– What about young students now? Are they different from your generation?

Yes, of course. Perhaps the biggest difference is that they arrive at the academy already thinking about their career as an artist-photographer, whereas when we were students we never imaged we could make money doing photographic art work. We assumed we’d have to do commercial work to make a living and our artistic work on the side. That turning point came at the end of the ’80s. Now all the young photo students assume they will make money with their artistic work.

Installation view of Thomas Ruff: cassini + zycles at Gallery Koyanagi  2009

Why the change in styles?

– Throughout your career you’ve made many different series. While they are all very conceptual, they differ drastically in format. Do you yourself feel you are continually changing your style?

Ah, the big question… (Laughs) I only can say that all the works come from the same person. I also think the approach is basically the same in every series. Sometimes I feel as if I’m the big educator, I want to show people images, and I want them to look at images very carefully – not only my images but at the rest of the world’s images too. Images can be very influential; they can manipulate you. I think I can say that with every series, I make an investigation that asks people to become aware of what they are looking at.

Thomas Ruff
Born 1958 in Zell am Harmersbach. Studied photography from 1977 with Bernd and Hilla Becher at the Düsseldorf Art Academy, producing serial shots of residential interiors, buildings and portraits, and thereafter, a wide variety of conceptual series. Participated in Documenta IX in 1992 and the 1995 Venice Biennale, establishing his position in the contemporary art world. His more recent concerns with visual information and the medium of photography have led to manipulating digital images and working with images borrowed from the Internet. At his first solo show in Japan in seven years he presents works from his cassini series of images of planets and zycles series of mathematically formulated and recomposed curved lines.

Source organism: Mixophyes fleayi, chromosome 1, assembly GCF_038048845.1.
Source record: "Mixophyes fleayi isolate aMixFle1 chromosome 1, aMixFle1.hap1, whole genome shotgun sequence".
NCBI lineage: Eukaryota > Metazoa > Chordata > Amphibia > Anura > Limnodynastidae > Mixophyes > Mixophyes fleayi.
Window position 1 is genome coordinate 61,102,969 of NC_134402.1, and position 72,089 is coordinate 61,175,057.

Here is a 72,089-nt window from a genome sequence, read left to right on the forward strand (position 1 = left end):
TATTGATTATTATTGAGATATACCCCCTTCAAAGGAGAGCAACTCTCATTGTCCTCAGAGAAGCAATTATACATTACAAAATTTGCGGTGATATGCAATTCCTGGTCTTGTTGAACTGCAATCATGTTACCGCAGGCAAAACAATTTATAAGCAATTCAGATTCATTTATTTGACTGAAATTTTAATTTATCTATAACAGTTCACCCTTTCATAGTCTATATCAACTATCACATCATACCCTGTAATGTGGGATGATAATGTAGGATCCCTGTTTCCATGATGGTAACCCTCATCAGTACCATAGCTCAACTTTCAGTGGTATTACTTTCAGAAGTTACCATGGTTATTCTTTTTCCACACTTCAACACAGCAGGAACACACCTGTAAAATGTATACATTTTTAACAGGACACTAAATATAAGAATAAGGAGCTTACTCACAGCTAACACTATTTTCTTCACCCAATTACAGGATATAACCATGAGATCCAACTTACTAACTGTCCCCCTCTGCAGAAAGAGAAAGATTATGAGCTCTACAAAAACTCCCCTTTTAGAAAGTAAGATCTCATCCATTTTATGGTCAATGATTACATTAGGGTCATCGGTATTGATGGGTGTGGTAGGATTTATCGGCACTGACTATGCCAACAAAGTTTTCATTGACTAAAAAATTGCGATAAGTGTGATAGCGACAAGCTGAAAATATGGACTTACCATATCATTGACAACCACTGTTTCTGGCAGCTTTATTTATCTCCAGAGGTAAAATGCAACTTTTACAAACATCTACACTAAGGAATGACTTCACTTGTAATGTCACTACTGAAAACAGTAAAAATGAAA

Iida Takayo
Born 1956 in Tokyo. After organizing shows including Kusama Yayoi and Yokoo Tadanori at the Fuji Television Gallery, became an independent curator in 1990. He has organized and produced exhibitions for the University Museum (The University of Tokyo, Koishikawa Annex), Art Tower Mito, and Mori Art Museum, among others. Among the exhibitions he has curated are Sugimoto Hiroshi (2004), and Yokoo Tadanori (2006) at the Fondation Cartier pour l’art contemporain, War and Art – Terror and Simulacrum of Beauty (2007, 2008, 2009) at the Kyoto University of Art and Design, as well as exhibitions of works by the filmmakers David Lynch, Derek Jerman and Peter Greenaway.

All photos: © Thomas Ruff   Courtesy Gallery Koyanagi

ART iT Picks: Thomas Ruff: cassini + zycles
ART iT Snapshots: Thomas Ruff @ Gallery Koyanagi